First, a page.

“In homicide cases the victim is no longer around to set the record straight, and third parties are left to decipher what led to an untimely death. A victim who has already suffered the ultimate loss—forfeiture of his life—may posthumously suffer public humiliation as the defendant puts up a zealous defense. Ed Chernoff, Murray’s attorney, needs to establish reasonably doubt. That means scrutinizing, dissecting and impunging the King of Pop. Chernoff argued throughout the trial that Jackson killed himself. He is trying to save his client from a possible four years in prison if convicted.”

    If Conrad Murray is declared “not guilty” it will not be because any even remotely credible evidence exonerated him. There will be idiots who have been slavering and will gloat that Michael “got what he deserved.” But it will be an outrageous, unjust verdict, and every intelligent person and legal analysist will know it.

    And those of us who love Michael will be stabbed in the heart once more, to see someone so giving and vulnerable and sweet and good-hearted so terribly abused by an unjust world.

    But here’s the point I’ve come to, over the agonising course of this trial: Michael is safe in my heart—no matter what the verdict is. He has enriched my life beyond measure, and softened my once-armored heart with love.

    I know goodness when I see it. His radiant loveliness continually blows me away.

  3. Sina says:

    The worst that could happen has already happened.
    Even if Murray gets convicted to the maximum its Mrs Jackson and Michaels kids who have the lifesentence of the traumatic experience and missing Michael the rest of their life.
    I hope the jury does not get confused on technical details that only experts can fully understand, but just look at cause and effect.
    I also hope they listen to the public demand to set an example against doctors who abuse peoples trust in them for personal gain.

    These must be extremely difficult times for Mrs Jackson.
    I hope she finds peace and strength in these precious memories she can cherish of her beloved son.

  4. BlueLotus says:

    Michael’s hand-writing is at its BEST form here 🙂

  5. cjg says:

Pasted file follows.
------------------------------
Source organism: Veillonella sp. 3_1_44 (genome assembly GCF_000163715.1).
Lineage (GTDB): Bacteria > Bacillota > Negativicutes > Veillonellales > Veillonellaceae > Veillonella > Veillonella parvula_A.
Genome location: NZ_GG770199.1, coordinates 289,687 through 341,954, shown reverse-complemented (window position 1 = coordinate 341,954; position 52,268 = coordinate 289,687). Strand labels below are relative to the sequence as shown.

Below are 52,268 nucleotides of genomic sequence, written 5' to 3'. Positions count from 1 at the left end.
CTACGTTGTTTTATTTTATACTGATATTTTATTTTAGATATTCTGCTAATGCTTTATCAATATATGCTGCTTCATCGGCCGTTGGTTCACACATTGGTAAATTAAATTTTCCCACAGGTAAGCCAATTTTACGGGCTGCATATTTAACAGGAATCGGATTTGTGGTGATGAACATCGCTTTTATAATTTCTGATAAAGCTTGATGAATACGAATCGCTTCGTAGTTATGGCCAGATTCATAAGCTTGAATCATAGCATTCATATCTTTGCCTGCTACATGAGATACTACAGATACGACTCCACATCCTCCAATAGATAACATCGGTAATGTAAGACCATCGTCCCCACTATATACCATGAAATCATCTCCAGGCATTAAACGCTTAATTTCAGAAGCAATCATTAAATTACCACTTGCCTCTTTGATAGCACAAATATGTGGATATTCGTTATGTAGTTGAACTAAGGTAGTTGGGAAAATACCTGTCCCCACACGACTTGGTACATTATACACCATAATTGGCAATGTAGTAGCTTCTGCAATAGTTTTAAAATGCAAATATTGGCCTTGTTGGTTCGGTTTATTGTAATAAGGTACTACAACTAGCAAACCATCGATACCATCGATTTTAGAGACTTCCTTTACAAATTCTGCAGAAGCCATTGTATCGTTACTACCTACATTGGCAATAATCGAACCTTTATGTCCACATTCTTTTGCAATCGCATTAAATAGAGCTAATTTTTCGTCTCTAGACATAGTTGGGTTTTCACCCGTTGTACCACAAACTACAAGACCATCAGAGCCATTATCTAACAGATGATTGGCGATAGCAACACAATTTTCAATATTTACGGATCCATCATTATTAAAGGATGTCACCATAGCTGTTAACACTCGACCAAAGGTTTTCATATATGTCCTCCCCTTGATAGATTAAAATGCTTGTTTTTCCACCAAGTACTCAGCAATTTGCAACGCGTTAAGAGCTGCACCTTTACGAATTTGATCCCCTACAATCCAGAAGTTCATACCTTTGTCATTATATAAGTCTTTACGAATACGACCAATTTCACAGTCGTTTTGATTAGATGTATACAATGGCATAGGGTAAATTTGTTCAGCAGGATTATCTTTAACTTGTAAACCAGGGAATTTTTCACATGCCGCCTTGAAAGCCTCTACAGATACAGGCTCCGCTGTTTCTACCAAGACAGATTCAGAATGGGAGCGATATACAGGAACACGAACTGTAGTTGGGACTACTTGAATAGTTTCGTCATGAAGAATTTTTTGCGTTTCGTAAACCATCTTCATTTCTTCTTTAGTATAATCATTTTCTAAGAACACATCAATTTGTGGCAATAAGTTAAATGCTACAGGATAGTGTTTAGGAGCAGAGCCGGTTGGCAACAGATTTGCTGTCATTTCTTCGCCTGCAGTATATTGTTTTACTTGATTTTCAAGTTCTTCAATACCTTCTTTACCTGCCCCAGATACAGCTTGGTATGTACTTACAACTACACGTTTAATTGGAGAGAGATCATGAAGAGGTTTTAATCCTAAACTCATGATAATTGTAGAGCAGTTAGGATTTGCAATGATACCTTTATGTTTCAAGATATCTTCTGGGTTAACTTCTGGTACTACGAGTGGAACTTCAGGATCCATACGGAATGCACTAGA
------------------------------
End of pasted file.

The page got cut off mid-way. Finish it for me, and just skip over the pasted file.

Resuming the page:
When this all began two years ago I told myself, intellectually, they would not find Murray guilty. I told myself for two years do not expect a conviction, you know better. Now, here we are. I’m afraid emotions I thought I had kept carefully in check have surfaced. As we played the waiting game today I just knew it wouldn’t take long to hear the verdict and it would definitely be decided today. As it stretched into hours I began to ask some questions to the air. What in the world could be taking them so long when the verdict is so obvious after the facts and evidence presented? As the day drew to a close and there was no verdict and it was going to have to wait until Monday. I’m afraid I became quite unkind in my assessment of the jurors. 1. I began to believe, in the future, they might need to impose an IQ and education requirement for certain cases tried. Because these jurors must be having trouble understanding the crystal clear scientific evidence presented. 2. That some of these jurors must have misrepresented themselves and their feelings about Michael and were viewing this as an opportunity to be vengeful in their opinion of Michael one more time and in one more way. *3. The one I’m afraid is the truest possibility-that it is taking so long because they are determined to find any way possible to find Murray Not Guilty when both the prosecution and even the defense showed Murray to be absolutely guilty. (I even dared to wonder how many of them have been paid off by those who killed Michael in the first place?) 4. If they come back with a hung jury how can this case ever be tried again as the world has seen everything since it was televised(it shouldn’t have been)and they all have sat there in their armchairs playing judge and jury? So, it appears I was not successful at keeping emotions in check. As a matter of fact I believe I had a little anxiety attack – ridiculous aren’t I? I just don’t know how Michael’s parents/family are coping with the waiting game as I continue to keep them in my prayers.